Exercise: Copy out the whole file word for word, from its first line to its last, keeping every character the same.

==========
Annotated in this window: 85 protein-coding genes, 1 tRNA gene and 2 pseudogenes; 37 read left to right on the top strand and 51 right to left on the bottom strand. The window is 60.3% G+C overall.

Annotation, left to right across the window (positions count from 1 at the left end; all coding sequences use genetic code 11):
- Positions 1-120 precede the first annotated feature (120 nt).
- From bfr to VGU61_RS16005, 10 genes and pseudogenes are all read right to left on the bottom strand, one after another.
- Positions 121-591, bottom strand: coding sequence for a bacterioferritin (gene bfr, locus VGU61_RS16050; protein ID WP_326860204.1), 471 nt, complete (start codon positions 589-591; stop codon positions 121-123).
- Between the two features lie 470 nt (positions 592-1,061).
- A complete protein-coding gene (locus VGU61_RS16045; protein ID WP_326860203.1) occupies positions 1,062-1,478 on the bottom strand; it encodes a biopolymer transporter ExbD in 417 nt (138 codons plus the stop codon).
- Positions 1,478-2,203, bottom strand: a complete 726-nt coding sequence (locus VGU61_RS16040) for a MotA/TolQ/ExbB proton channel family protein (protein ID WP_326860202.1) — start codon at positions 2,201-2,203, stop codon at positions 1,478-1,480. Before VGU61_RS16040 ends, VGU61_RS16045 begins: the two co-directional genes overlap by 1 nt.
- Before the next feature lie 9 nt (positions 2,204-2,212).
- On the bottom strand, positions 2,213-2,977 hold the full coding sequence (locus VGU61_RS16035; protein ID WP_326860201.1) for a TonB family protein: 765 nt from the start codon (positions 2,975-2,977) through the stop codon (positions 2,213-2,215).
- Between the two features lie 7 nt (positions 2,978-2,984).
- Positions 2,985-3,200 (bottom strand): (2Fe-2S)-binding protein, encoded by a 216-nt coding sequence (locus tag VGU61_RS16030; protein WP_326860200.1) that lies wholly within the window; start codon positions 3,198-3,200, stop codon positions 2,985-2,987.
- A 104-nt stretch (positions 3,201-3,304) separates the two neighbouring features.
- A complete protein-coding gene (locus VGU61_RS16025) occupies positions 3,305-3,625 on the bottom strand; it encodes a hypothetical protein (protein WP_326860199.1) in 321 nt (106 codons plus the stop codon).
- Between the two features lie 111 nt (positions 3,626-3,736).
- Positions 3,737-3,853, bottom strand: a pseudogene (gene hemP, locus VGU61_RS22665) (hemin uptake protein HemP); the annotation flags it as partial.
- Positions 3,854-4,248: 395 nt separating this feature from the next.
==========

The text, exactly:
Annotated in this window: 85 protein-coding genes, 1 tRNA gene and 2 pseudogenes; 37 read left to right on the top strand and 51 right to left on the bottom strand. The window is 60.3% G+C overall.

Annotation, left to right across the window (positions count from 1 at the left end; all coding sequences use genetic code 11):
- Positions 1-120 precede the first annotated feature (120 nt).
- From bfr to VGU61_RS16005, 10 genes and pseudogenes are all read right to left on the bottom strand, one after another.
- Positions 121-591, bottom strand: coding sequence for a bacterioferritin (gene bfr, locus VGU61_RS16050; protein ID WP_326860204.1), 471 nt, complete (start codon positions 589-591; stop codon positions 121-123).
- Between the two features lie 470 nt (positions 592-1,061).
- A complete protein-coding gene (locus VGU61_RS16045; protein ID WP_326860203.1) occupies positions 1,062-1,478 on the bottom strand; it encodes a biopolymer transporter ExbD in 417 nt (138 codons plus the stop codon).
- Positions 1,478-2,203, bottom strand: a complete 726-nt coding sequence (locus VGU61_RS16040) for a MotA/TolQ/ExbB proton channel family protein (protein ID WP_326860202.1) — start codon at positions 2,201-2,203, stop codon at positions 1,478-1,480. Before VGU61_RS16040 ends, VGU61_RS16045 begins: the two co-directional genes overlap by 1 nt.
- Before the next feature lie 9 nt (positions 2,204-2,212).
- On the bottom strand, positions 2,213-2,977 hold the full coding sequence (locus VGU61_RS16035; protein ID WP_326860201.1) for a TonB family protein: 765 nt from the start codon (positions 2,975-2,977) through the stop codon (positions 2,213-2,215).
- Between the two features lie 7 nt (positions 2,978-2,984).
- Positions 2,985-3,200 (bottom strand): (2Fe-2S)-binding protein, encoded by a 216-nt coding sequence (locus tag VGU61_RS16030; protein WP_326860200.1) that lies wholly within the window; start codon positions 3,198-3,200, stop codon positions 2,985-2,987.
- A 104-nt stretch (positions 3,201-3,304) separates the two neighbouring features.
- A complete protein-coding gene (locus VGU61_RS16025) occupies positions 3,305-3,625 on the bottom strand; it encodes a hypothetical protein (protein WP_326860199.1) in 321 nt (106 codons plus the stop codon).
- Between the two features lie 111 nt (positions 3,626-3,736).
- Positions 3,737-3,853, bottom strand: a pseudogene (gene hemP, locus VGU61_RS22665) (hemin uptake protein HemP); the annotation flags it as partial.
- Positions 3,854-4,248: 395 nt separating this feature from the next.